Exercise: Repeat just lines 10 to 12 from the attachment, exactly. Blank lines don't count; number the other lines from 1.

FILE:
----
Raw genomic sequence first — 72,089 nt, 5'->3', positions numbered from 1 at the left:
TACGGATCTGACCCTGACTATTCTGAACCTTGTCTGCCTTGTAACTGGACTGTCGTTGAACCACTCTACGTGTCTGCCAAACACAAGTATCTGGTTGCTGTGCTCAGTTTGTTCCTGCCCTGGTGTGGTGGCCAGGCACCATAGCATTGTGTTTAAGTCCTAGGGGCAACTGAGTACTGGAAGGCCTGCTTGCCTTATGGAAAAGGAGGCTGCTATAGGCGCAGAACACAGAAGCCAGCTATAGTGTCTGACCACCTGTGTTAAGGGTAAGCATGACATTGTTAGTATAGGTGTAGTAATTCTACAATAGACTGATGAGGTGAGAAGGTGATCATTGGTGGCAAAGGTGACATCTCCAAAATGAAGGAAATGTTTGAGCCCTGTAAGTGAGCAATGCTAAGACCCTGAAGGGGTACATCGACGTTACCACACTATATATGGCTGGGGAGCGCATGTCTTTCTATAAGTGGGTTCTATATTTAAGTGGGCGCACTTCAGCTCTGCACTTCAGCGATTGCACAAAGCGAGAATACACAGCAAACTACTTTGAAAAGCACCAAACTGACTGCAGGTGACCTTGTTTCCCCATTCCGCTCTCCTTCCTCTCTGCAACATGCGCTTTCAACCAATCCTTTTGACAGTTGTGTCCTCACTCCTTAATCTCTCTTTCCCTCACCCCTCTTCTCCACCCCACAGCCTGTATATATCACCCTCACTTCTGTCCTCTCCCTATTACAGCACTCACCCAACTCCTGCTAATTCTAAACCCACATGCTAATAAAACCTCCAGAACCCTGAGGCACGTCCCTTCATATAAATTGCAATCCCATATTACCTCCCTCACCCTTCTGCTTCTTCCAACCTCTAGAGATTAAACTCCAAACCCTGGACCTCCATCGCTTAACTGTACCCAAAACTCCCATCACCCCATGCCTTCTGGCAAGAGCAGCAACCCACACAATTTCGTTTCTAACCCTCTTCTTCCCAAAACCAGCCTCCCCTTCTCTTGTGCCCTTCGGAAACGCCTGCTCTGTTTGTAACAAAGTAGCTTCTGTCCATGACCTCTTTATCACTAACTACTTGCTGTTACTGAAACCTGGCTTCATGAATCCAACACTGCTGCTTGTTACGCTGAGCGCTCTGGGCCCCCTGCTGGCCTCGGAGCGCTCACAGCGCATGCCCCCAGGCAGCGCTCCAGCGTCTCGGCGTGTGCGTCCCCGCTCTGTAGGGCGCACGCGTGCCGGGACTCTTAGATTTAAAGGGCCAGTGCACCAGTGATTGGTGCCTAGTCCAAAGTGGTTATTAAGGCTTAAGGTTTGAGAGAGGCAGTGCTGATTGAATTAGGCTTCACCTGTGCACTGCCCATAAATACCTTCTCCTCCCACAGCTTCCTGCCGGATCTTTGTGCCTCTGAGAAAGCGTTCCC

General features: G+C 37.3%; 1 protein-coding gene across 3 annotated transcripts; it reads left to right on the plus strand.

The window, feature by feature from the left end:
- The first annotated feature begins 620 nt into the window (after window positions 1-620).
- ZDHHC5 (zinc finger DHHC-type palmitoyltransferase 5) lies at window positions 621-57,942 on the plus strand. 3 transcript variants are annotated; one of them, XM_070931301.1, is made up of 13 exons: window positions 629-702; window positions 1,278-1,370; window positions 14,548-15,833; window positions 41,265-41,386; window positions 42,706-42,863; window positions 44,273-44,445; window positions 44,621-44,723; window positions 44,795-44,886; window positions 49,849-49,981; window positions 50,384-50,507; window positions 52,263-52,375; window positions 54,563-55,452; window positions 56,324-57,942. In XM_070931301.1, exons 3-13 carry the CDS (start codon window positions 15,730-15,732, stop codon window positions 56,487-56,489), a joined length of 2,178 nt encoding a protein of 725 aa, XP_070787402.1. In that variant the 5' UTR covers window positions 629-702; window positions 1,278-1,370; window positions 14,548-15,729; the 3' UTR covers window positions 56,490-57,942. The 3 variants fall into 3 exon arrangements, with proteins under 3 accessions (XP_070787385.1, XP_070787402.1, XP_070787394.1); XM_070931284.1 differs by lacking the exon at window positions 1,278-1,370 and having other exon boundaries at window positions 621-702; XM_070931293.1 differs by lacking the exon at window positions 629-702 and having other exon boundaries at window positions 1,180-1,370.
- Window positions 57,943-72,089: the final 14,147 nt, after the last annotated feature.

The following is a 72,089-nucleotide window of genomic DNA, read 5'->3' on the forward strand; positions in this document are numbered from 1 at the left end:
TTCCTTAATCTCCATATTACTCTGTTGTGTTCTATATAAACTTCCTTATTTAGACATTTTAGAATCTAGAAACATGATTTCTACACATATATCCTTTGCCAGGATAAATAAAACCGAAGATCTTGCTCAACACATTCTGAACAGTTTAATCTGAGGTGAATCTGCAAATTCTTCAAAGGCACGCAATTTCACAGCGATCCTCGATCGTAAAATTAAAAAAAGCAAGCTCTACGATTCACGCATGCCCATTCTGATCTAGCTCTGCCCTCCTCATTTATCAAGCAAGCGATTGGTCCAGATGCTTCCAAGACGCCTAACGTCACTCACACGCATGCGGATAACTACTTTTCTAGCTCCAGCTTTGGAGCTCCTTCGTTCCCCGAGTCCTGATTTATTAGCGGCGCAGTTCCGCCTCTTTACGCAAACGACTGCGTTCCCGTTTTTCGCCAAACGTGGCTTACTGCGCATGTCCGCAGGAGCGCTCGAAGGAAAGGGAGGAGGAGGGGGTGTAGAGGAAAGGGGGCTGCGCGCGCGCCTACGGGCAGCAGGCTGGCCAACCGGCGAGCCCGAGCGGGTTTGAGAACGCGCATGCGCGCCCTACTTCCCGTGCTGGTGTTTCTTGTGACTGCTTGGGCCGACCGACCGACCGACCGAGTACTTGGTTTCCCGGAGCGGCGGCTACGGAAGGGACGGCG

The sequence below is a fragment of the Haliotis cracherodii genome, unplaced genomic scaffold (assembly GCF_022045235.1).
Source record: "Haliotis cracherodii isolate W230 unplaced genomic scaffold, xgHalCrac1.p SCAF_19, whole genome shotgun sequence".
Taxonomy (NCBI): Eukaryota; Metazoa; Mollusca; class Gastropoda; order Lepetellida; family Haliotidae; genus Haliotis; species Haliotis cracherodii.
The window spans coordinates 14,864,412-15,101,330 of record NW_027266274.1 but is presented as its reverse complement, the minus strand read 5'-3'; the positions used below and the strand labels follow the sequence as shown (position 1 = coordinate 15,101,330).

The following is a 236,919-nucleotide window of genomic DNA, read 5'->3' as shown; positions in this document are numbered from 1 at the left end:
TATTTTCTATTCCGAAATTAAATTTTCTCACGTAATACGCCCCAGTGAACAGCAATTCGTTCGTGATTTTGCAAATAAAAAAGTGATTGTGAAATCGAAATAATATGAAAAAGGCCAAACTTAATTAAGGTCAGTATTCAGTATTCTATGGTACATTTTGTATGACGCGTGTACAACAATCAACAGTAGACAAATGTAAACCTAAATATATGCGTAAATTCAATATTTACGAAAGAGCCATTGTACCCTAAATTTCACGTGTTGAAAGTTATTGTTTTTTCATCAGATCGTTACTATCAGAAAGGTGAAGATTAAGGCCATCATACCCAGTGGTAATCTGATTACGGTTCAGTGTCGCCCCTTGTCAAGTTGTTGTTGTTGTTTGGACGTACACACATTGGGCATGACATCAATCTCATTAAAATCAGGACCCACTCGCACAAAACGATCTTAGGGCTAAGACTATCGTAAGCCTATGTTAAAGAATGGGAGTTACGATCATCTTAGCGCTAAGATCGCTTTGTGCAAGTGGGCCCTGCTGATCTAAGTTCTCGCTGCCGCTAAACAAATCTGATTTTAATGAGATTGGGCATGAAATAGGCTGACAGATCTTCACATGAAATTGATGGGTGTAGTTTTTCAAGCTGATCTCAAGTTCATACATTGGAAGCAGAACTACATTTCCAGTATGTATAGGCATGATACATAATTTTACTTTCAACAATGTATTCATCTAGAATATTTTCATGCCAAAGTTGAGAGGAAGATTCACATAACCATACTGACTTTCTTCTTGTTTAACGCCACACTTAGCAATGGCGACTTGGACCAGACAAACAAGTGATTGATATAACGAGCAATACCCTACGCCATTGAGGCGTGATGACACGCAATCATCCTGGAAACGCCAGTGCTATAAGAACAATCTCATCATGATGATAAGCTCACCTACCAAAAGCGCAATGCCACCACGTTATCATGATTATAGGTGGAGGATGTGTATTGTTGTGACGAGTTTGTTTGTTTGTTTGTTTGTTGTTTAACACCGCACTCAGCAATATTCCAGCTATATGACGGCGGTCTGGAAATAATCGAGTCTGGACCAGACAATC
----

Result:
The sequence below is a fragment of the Haliotis cracherodii genome, unplaced genomic scaffold (assembly GCF_022045235.1).
Source record: "Haliotis cracherodii isolate W230 unplaced genomic scaffold, xgHalCrac1.p SCAF_19, whole genome shotgun sequence".
Taxonomy (NCBI): Eukaryota; Metazoa; Mollusca; class Gastropoda; order Lepetellida; family Haliotidae; genus Haliotis; species Haliotis cracherodii.